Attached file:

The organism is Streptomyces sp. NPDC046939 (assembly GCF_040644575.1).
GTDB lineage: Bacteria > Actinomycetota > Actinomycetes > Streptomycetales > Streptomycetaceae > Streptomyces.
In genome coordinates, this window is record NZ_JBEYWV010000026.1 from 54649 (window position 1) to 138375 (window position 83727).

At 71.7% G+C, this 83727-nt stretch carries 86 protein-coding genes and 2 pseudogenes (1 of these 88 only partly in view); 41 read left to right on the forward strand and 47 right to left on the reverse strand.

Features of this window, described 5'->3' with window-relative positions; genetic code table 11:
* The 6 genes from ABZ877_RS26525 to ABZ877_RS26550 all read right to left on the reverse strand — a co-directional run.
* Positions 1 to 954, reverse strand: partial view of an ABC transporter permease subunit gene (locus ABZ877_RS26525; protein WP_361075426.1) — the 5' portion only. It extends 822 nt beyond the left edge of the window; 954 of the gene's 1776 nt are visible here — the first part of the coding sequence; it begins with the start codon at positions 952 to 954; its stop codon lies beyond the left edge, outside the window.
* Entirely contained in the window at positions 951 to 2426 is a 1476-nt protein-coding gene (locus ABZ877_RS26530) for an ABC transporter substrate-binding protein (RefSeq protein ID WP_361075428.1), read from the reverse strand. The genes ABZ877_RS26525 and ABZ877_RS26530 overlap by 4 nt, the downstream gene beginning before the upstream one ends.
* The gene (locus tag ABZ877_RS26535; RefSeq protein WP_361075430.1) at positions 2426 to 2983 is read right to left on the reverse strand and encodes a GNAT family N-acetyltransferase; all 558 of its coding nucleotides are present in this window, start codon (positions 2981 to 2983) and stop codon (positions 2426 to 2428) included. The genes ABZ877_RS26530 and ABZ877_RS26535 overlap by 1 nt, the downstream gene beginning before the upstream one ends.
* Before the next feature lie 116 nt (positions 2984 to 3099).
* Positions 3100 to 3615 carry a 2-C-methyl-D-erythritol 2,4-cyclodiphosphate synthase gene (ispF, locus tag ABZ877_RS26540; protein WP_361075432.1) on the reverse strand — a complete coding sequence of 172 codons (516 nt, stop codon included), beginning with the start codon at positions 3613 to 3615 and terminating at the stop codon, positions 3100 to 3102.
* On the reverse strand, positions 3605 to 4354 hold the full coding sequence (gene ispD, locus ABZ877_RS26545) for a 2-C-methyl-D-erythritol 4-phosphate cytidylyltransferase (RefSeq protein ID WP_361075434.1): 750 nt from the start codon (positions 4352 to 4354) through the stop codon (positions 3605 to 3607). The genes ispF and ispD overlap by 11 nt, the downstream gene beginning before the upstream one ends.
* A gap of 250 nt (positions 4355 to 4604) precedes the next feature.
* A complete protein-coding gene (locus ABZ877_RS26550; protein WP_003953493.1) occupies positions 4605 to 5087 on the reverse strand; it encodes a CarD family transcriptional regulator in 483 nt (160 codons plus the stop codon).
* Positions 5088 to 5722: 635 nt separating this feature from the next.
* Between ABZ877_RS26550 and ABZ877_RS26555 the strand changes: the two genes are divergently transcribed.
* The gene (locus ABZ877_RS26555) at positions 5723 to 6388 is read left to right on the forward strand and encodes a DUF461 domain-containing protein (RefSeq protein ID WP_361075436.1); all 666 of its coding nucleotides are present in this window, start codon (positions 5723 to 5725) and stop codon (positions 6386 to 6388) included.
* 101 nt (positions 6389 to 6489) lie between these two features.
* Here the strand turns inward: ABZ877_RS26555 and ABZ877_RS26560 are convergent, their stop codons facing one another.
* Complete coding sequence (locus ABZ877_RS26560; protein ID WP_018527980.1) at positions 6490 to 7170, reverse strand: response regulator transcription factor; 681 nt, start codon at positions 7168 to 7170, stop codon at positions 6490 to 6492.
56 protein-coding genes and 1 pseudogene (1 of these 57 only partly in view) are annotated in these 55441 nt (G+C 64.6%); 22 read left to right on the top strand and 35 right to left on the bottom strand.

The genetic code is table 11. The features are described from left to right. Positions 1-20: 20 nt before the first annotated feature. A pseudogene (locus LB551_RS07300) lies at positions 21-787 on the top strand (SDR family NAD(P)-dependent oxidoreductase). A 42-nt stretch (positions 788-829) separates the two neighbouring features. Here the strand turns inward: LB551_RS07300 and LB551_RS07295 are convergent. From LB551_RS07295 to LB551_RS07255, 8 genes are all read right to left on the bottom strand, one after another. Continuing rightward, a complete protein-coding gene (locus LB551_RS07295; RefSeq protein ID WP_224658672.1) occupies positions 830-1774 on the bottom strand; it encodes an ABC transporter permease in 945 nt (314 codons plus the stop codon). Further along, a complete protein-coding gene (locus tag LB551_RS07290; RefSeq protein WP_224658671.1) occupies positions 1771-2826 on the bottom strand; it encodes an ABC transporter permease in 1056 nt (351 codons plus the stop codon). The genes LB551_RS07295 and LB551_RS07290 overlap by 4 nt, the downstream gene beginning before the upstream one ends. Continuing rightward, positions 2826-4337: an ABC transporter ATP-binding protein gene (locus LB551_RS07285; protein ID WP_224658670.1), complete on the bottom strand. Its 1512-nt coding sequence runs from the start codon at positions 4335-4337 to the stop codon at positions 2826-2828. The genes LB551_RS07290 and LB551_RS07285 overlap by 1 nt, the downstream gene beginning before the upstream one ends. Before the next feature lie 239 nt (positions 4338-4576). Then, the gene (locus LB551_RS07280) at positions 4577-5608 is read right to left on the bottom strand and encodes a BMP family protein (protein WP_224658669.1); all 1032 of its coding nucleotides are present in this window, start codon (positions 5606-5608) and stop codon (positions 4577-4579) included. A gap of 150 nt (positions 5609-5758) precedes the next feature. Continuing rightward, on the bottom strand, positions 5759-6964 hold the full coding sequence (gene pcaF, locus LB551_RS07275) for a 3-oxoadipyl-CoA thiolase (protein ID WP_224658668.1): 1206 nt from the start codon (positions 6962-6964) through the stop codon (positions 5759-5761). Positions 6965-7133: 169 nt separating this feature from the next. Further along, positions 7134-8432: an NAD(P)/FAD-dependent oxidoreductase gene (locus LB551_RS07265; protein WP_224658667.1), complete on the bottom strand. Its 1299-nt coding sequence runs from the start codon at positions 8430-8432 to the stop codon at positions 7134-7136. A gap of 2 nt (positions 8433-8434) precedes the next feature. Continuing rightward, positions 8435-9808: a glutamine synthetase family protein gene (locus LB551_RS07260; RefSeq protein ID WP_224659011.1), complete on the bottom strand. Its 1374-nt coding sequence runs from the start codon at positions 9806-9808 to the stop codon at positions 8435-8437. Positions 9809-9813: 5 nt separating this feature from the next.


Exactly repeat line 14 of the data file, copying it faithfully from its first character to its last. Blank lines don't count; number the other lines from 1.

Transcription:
* A complete protein-coding gene (locus ABZ877_RS26550; protein WP_003953493.1) occupies positions 4605 to 5087 on the reverse strand; it encodes a CarD family transcriptional regulator in 483 nt (160 codons plus the stop codon).